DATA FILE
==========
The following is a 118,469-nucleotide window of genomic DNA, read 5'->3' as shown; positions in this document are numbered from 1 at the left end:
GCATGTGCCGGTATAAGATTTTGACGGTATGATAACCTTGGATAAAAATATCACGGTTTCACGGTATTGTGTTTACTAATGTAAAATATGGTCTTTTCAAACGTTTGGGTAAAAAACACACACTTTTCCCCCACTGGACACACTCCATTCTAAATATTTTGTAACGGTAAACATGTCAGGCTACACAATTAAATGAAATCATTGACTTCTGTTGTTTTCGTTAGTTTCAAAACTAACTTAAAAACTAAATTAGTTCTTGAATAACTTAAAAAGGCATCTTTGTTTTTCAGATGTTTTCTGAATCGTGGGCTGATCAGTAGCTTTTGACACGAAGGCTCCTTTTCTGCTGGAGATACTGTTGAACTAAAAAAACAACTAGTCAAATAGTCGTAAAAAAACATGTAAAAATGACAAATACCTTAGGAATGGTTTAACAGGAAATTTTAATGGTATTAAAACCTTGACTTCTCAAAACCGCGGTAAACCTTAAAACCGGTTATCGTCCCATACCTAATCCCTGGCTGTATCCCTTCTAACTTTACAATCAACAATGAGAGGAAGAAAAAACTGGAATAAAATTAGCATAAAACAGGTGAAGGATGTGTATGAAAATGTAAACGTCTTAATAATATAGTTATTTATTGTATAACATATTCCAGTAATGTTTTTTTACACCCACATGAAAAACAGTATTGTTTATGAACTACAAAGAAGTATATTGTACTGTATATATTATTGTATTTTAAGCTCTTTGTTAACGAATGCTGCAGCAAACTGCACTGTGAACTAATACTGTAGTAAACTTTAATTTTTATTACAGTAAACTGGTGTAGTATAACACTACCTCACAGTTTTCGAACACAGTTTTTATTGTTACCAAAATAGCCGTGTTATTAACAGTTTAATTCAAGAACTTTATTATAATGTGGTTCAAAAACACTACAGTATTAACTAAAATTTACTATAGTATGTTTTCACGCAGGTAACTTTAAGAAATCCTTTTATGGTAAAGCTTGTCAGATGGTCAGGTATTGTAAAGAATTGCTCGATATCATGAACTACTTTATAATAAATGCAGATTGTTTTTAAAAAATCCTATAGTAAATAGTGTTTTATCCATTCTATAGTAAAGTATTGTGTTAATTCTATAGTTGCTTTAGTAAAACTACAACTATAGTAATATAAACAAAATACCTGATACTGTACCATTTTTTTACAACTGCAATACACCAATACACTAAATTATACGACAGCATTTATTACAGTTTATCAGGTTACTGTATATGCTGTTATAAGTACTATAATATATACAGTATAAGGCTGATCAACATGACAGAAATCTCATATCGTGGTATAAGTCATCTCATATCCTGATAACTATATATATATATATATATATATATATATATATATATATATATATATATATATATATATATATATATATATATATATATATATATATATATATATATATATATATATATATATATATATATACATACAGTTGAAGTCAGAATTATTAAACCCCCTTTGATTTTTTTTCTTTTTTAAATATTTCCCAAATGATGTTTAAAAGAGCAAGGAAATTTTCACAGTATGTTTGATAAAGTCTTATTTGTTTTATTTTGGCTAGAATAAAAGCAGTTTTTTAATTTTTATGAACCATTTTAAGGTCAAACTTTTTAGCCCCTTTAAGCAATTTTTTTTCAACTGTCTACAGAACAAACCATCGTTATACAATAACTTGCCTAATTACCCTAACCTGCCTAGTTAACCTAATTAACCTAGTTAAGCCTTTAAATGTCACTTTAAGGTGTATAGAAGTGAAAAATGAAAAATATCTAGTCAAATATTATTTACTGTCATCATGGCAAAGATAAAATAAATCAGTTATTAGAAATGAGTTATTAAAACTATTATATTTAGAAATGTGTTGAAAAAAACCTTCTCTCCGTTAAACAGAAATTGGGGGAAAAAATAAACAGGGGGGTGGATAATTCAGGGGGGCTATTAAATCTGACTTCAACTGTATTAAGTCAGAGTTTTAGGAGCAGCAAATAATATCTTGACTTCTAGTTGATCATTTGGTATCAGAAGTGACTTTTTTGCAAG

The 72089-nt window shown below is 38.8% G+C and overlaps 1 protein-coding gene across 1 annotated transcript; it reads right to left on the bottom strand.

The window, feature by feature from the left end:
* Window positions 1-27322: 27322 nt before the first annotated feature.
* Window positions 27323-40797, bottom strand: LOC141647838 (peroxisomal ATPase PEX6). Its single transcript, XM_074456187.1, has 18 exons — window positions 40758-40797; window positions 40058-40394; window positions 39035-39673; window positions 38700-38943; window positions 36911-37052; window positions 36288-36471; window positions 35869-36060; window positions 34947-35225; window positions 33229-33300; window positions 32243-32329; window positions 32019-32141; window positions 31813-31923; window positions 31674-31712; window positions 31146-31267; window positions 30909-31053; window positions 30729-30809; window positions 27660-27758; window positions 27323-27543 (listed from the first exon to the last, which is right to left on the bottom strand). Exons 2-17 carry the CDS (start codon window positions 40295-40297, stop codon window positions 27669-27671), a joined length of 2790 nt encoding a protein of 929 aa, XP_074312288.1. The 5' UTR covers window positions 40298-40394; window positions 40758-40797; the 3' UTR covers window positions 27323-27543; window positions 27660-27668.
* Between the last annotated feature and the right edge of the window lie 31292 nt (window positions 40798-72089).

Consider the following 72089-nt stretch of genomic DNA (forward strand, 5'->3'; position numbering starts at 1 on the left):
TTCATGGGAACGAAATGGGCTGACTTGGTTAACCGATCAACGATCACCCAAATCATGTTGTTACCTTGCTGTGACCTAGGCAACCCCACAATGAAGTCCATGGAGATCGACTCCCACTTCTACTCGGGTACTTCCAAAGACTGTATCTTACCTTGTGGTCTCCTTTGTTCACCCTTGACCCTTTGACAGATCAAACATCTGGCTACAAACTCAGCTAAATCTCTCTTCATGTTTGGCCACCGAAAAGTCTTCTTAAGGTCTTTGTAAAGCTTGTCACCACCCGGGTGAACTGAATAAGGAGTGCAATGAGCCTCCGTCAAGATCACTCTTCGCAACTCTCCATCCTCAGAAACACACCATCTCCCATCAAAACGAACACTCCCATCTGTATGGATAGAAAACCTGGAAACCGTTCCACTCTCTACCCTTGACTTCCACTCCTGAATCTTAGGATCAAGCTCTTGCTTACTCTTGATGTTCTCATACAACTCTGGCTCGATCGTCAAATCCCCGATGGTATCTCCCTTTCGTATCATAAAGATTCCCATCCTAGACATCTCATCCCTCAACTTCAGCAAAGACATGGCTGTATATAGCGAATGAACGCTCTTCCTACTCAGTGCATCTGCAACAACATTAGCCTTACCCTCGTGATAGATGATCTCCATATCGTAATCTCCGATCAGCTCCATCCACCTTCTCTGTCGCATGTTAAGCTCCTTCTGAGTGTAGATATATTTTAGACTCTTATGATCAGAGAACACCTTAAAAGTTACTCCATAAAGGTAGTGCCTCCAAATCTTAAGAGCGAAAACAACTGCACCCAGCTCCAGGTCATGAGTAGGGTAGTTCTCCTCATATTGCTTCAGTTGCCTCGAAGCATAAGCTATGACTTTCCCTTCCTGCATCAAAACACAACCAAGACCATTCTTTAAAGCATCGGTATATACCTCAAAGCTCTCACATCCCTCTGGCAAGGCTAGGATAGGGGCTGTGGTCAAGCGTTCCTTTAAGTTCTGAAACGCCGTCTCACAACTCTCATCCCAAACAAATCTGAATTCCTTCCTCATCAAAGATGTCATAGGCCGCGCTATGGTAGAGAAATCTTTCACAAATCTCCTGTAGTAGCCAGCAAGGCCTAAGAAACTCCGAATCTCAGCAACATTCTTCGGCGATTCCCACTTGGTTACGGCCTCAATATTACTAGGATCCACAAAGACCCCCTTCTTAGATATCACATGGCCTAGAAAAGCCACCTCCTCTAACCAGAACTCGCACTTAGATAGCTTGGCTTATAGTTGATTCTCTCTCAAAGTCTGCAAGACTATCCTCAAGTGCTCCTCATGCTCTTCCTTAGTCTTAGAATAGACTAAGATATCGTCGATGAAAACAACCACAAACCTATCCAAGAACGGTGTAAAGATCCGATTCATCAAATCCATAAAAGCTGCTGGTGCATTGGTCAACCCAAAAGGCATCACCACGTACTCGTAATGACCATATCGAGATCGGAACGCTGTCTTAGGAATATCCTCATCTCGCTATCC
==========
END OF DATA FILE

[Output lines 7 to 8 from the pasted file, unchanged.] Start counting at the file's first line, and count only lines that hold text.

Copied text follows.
* Between the last annotated feature and the right edge of the window lie 31292 nt (window positions 40798-72089).

Consider the following 72089-nt stretch of genomic DNA (forward strand, 5'->3'; position numbering starts at 1 on the left):